Stiff target: New Foreign Trade Policy aims for exports of $1 trillion by FY26

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August 02, 2021 3:30 AM

To achieve the ambitious goal, exports must grow 15% CAGR, against barely 5% in the five years through FY20

There is an "urgent" need for the WTO members to take action, to use existing tools for improving access, the statement said.RoDTEP seeks to neutralise the cost impact of duties and taxes in the supply chain, not otherwise offset through duty drawbacks, tax credits/refunds, or similar mechanisms.

India will aim to more than double its annual goods and services exports to over $1 trillion by FY26 under the new foreign trade policy (FTP), as it seeks to tailor its policies suitably to cash in on an expected rebound in global economic growth, sources told FE.

This will warrant a substantial, and sustained, scaling up of exports — to a compounded annual growth rate of 15% until FY26 from about 5% in the five years through FY20 (before the pandemic).

The country had targeted annual exports (merchandise and services) of $900 billion under the extant FTP but managed to realise a maximum of $538 billion (in FY19), as goods shipments mostly faltered.

However, government officials feel that given the potential revival in external demand, elevated international commodity prices and acceleration in domestic manufacturing due to production-linked incentive schemes, the ambitious export target could be met this time.

Still, for this to happen, the government will have to address the usual structural issues, including high logistics costs, refund taxes on inputs consumed in exports on time and firm up free trade agreements with key markets early, exporters reckon.

The next FTP, usually valid for five years, will come into force from October 1.

Since the FTP is being designed in the aftermath of the Covid-19 outbreak, it would focus on ensuring India’s greater integration with the global supply chain and reducing its elevated logistics costs. Also, the Atmanirbhar Bharat initiative will find a befitting expression in the policy, said one of the sources.

However, given the re-prioritisation of spending, necessitated by the pandemic, the availability of budgetary resources to boost exports may remain inadequate, which could be a key hurdle to impressive trade growth, sources said. To partly make up for this, the government could do away with a plethora of redundant paperwork and formalities and relax the compliance burden of exporters.

To boost services exports under the new FTP, the government may revamp the Service Exports from India Scheme (SEIS) to cover more businesses, especially MSMEs, or roll out a new programme altogether, sources said. Under the extant SEIS, the government offers exporters duty credit scrips at 5-7% of the net foreign exchange earned.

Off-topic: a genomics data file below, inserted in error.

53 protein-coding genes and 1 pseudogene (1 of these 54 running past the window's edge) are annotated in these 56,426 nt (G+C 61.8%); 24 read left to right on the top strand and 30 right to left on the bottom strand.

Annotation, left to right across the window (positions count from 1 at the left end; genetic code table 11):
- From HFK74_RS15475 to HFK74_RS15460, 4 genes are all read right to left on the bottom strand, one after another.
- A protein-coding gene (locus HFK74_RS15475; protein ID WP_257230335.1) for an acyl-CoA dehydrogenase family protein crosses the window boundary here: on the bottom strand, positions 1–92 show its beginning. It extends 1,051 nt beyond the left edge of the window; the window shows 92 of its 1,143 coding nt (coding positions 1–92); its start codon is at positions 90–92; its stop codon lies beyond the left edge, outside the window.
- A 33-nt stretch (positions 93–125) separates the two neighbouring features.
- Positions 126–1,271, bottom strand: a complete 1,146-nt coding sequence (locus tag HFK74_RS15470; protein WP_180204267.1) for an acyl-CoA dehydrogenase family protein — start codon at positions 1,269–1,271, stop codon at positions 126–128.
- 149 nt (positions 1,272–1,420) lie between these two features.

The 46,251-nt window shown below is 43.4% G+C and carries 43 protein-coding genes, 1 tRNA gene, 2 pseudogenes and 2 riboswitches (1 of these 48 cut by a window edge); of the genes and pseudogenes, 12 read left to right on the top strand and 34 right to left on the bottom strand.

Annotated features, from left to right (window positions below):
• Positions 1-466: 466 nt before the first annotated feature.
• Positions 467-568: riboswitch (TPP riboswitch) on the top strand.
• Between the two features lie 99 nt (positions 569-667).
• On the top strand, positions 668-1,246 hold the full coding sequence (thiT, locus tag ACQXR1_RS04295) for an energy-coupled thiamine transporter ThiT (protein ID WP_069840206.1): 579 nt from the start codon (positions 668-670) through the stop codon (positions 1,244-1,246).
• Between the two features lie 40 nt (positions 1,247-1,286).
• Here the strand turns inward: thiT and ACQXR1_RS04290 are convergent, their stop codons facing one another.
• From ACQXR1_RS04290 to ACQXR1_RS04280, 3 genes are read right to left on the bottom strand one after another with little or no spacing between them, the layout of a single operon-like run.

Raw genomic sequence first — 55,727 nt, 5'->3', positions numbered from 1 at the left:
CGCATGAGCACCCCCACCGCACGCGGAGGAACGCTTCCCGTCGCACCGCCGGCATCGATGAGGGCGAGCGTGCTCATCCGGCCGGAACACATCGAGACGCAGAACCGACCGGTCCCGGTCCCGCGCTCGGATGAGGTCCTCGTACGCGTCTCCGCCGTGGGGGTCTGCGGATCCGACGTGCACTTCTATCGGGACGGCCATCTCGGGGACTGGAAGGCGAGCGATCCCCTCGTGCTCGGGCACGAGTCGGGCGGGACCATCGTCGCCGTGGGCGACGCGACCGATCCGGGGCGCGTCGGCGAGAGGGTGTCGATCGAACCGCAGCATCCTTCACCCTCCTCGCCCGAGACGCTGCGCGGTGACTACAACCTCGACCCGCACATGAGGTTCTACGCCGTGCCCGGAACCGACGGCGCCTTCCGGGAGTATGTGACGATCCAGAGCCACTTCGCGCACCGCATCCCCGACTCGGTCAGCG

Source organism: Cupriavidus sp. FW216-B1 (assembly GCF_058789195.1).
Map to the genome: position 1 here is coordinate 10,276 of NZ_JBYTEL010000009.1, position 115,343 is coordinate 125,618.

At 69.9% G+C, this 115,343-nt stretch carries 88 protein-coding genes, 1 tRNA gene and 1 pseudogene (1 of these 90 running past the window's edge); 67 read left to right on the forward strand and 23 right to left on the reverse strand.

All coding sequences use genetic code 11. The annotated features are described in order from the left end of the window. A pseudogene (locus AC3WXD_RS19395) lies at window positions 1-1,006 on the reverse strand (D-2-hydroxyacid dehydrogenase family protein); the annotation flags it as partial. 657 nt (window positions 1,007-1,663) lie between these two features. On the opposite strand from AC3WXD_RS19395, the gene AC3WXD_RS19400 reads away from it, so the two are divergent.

The proposed Remission of Duties and Taxes on Exported Products (RoDTEP) scheme for mechandise exporters, the refund rates under which are yet to be announced, will also be a part of the FTP.

Sources had earlier told FE that the government could retain certain key export schemes, such as those relating to special economic zones and export-oriented units, in the new FTP as well, even though these have been challenged at the World Trade Organization (WTO). However, any new scheme within the FTP will be designed in sync with WTO stipulations.

The government may also bolster its support for MSME exporters to market their products, one of the sources said. It may continue to offer aid under the Trade Infrastructure for Export Scheme (TIES), which was supposed to continue up to 2020 but is still operational. However, assistance under the TIES, meant for improving export competitiveness by building trade infrastructure, could be slashed from the initial allocation of Rs 200 crore per year.

Key elements from a national logistics policy, which has been in the works for months, will likely feature in the FTP. This policy will aim to reduce logistics costs from 13% of GDP to 8% over five years.

Commenting on export prospects, Ajay Sahai, director general and chief executive at exporters’ body FIEO, said order books for supplies until October remain impressive, and the trend will likely continue. However, supply side remains a challenge. Shipping costs have skyrocketed worldwide and exporters face an acute shortage of containers. Still, with government support, export target of $400 billion for FY22 can be realised.

The International Monetary Fund last week revised up its earlier predictions of global trade volume growth by a sharp 130 basis points for 2021 to 9.7% and 50 bps for 2022 to 7%. India is set to benefit from the brightening global trade prospects once its supply side gains traction.

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